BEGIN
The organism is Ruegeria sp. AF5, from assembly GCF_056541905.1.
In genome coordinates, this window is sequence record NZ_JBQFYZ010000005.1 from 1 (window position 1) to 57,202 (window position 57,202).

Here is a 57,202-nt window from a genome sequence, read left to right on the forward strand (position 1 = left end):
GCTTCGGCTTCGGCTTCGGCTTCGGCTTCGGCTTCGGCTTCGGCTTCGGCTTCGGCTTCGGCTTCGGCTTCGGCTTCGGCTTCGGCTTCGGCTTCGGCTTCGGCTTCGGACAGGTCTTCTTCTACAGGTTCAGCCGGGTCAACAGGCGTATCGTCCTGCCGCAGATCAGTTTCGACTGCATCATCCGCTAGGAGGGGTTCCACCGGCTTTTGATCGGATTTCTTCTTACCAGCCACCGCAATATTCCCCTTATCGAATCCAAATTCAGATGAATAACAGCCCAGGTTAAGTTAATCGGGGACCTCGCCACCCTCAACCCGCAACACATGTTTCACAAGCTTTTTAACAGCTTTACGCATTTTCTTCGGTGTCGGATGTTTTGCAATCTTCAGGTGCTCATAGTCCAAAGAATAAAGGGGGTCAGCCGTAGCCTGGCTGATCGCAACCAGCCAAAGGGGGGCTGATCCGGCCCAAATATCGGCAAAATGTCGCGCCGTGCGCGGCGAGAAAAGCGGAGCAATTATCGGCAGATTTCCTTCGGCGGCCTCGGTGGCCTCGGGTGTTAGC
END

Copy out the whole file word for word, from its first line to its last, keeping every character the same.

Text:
The organism is Ruegeria sp. AF5, from assembly GCF_056541905.1.
In genome coordinates, this window is sequence record NZ_JBQFYZ010000005.1 from 1 (window position 1) to 57,202 (window position 57,202).

Here is a 57,202-nt window from a genome sequence, read left to right on the forward strand (position 1 = left end):
GCTTCGGCTTCGGCTTCGGCTTCGGCTTCGGCTTCGGCTTCGGCTTCGGCTTCGGCTTCGGCTTCGGCTTCGGCTTCGGCTTCGGCTTCGGCTTCGGCTTCGGCTTCGGACAGGTCTTCTTCTACAGGTTCAGCCGGGTCAACAGGCGTATCGTCCTGCCGCAGATCAGTTTCGACTGCATCATCCGCTAGGAGGGGTTCCACCGGCTTTTGATCGGATTTCTTCTTACCAGCCACCGCAATATTCCCCTTATCGAATCCAAATTCAGATGAATAACAGCCCAGGTTAAGTTAATCGGGGACCTCGCCACCCTCAACCCGCAACACATGTTTCACAAGCTTTTTAACAGCTTTACGCATTTTCTTCGGTGTCGGATGTTTTGCAATCTTCAGGTGCTCATAGTCCAAAGAATAAAGGGGGTCAGCCGTAGCCTGGCTGATCGCAACCAGCCAAAGGGGGGCTGATCCGGCCCAAATATCGGCAAAATGTCGCGCCGTGCGCGGCGAGAAAAGCGGAGCAATTATCGGCAGATTTCCTTCGGCGGCCTCGGTGGCCTCGGGTGTTAGC